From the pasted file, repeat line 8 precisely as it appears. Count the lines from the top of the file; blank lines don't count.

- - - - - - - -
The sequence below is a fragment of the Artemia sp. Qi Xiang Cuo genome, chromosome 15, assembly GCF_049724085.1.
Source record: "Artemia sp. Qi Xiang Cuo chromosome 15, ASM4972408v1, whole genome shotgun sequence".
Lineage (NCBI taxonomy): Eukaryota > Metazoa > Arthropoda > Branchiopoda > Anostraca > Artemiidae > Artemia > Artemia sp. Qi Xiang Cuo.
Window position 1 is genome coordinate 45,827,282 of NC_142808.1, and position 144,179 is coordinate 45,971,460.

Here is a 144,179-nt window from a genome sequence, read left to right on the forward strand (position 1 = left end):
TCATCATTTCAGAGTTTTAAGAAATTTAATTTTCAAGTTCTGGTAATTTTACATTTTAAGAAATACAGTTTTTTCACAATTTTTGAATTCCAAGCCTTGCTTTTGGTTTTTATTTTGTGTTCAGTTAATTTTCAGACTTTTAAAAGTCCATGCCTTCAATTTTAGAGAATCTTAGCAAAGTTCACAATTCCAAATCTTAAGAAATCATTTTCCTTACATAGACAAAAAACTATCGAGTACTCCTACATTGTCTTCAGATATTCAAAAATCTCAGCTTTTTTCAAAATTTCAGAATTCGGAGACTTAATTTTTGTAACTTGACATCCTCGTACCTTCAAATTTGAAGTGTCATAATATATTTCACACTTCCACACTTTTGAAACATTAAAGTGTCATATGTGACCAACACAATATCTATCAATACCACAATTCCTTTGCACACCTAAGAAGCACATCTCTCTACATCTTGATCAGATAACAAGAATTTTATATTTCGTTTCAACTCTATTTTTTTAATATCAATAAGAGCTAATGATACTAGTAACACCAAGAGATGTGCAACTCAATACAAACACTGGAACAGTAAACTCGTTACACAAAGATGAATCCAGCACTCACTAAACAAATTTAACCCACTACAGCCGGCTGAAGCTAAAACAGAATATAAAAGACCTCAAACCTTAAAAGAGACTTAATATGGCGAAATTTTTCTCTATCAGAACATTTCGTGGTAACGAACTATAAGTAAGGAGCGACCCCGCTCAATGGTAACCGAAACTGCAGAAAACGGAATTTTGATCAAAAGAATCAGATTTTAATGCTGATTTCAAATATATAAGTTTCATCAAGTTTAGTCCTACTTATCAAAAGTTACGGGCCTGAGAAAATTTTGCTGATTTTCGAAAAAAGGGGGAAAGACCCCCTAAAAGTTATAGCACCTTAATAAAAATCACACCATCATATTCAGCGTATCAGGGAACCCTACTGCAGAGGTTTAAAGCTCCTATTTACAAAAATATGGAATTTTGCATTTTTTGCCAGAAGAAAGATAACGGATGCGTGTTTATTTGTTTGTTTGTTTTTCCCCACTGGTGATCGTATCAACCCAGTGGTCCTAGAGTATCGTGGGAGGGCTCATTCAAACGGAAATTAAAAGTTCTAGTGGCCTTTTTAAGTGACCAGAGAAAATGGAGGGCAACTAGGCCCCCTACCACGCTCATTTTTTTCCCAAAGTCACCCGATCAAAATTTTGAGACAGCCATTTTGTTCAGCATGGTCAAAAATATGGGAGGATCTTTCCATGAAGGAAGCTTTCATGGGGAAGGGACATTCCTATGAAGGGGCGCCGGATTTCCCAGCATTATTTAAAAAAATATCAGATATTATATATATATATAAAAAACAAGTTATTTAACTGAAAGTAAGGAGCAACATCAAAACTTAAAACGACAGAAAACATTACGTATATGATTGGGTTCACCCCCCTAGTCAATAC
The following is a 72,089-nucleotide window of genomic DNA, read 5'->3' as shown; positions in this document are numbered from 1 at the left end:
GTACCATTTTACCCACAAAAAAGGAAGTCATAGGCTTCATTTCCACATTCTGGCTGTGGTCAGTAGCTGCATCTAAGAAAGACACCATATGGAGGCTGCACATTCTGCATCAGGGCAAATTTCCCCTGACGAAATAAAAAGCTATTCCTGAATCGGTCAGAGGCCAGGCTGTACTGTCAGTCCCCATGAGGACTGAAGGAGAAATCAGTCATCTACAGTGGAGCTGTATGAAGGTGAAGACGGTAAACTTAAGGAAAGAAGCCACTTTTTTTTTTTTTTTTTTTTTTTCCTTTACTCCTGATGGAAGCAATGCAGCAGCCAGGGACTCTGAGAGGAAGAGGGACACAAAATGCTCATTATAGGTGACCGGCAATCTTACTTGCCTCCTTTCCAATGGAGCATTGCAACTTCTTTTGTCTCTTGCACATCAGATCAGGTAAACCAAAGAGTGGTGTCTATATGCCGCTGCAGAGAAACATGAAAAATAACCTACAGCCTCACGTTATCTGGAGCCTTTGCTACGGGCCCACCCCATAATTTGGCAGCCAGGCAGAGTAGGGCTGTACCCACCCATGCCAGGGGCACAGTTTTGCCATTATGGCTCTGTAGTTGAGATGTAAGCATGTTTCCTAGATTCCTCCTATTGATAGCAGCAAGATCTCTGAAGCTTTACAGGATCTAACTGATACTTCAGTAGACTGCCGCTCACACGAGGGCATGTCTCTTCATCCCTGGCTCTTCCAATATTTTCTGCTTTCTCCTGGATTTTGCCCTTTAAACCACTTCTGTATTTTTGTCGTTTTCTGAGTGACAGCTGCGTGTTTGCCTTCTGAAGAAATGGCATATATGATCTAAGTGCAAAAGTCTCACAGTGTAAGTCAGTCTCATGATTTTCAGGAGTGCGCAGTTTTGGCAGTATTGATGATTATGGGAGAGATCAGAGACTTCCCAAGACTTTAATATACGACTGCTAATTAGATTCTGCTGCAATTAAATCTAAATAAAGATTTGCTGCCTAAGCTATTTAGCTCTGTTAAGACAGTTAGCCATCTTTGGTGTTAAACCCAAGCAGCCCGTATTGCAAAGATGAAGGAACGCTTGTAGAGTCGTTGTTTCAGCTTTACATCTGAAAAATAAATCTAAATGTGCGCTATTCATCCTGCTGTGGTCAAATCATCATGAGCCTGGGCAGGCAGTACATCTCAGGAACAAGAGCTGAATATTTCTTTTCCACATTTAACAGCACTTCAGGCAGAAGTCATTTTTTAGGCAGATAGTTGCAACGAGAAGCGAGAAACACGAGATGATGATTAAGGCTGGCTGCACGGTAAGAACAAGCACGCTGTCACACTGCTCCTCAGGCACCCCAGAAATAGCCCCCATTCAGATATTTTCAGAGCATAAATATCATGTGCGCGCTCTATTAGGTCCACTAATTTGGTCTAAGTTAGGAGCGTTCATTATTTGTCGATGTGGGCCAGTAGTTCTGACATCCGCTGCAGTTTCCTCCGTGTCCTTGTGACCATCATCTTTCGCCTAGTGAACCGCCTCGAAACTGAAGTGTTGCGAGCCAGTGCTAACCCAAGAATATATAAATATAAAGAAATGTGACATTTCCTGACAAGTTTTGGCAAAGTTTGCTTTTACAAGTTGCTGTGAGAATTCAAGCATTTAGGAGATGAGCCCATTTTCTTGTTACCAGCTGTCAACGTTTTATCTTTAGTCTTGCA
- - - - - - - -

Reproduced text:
GTACCATTTTACCCACAAAAAAGGAAGTCATAGGCTTCATTTCCACATTCTGGCTGTGGTCAGTAGCTGCATCTAAGAAAGACACCATATGGAGGCTGCACATTCTGCATCAGGGCAAATTTCCCCTGACGAAATAAAAAGCTATTCCTGAATCGGTCAGAGGCCAGGCTGTACTGTCAGTCCCCATGAGGACTGAAGGAGAAATCAGTCATCTACAGTGGAGCTGTATGAAGGTGAAGACGGTAAACTTAAGGAAAGAAGCCACTTTTTTTTTTTTTTTTTTTTTTTCCTTTACTCCTGATGGAAGCAATGCAGCAGCCAGGGACTCTGAGAGGAAGAGGGACACAAAATGCTCATTATAGGTGACCGGCAATCTTACTTGCCTCCTTTCCAATGGAGCATTGCAACTTCTTTTGTCTCTTGCACATCAGATCAGGTAAACCAAAGAGTGGTGTCTATATGCCGCTGCAGAGAAACATGAAAAATAACCTACAGCCTCACGTTATCTGGAGCCTTTGCTACGGGCCCACCCCATAATTTGGCAGCCAGGCAGAGTAGGGCTGTACCCACCCATGCCAGGGGCACAGTTTTGCCATTATGGCTCTGTAGTTGAGATGTAAGCATGTTTCCTAGATTCCTCCTATTGATAGCAGCAAGATCTCTGAAGCTTTACAGGATCTAACTGATACTTCAGTAGACTGCCGCTCACACGAGGGCATGTCTCTTCATCCCTGGCTCTTCCAATATTTTCTGCTTTCTCCTGGATTTTGCCCTTTAAACCACTTCTGTATTTTTGTCGTTTTCTGAGTGACAGCTGCGTGTTTGCCTTCTGAAGAAATGGCATATATGATCTAAGTGCAAAAGTCTCACAGTGTAAGTCAGTCTCATGATTTTCAGGAGTGCGCAGTTTTGGCAGTATTGATGATTATGGGAGAGATCAGAGACTTCCCAAGACTTTAATATACGACTGCTAATTAGATTCTGCTGCAATTAAATCTAAATAAAGATTTGCTGCCTAAGCTATTTAGCTCTGTTAAGACAGTTAGCCATCTTTGGTGTTAAACCCAAGCAGCCCGTATTGCAAAGATGAAGGAACGCTTGTAGAGTCGTTGTTTCAGCTTTACATCTGAAAAATAAATCTAAATGTGCGCTATTCATCCTGCTGTGGTCAAATCATCATGAGCCTGGGCAGGCAGTACATCTCAGGAACAAGAGCTGAATATTTCTTTTCCACATTTAACAGCACTTCAGGCAGAAGTCATTTTTTAGGCAGATAGTTGCAACGAGAAGCGAGAAACACGAGATGATGATTAAGGCTGGCTGCACGGTAAGAACAAGCACGCTGTCACACTGCTCCTCAGGCACCCCAGAAATAGCCCCCATTCAGATATTTTCAGAGCATAAATATCATGTGCGCGCTCTATTAGGTCCACTAATTTGGTCTAAGTTAGGAGCGTTCATTATTTGTCGATGTGGGCCAGTAGTTCTGACATCCGCTGCAGTTTCCTCCGTGTCCTTGTGACCATCATCTTTCGCCTAGTGAACCGCCTCGAAACTGAAGTGTTGCGAGCCAGTGCTAACCCAAGAATATATAAATATAAAGAAATGTGACATTTCCTGACAAGTTTTGGCAAAGTTTGCTTTTACAAGTTGCTGTGAGAATTCAAGCATTTAGGAGATGAGCCCATTTTCTTGTTACCAGCTGTCAACGTTTTATCTTTAGTCTTGCA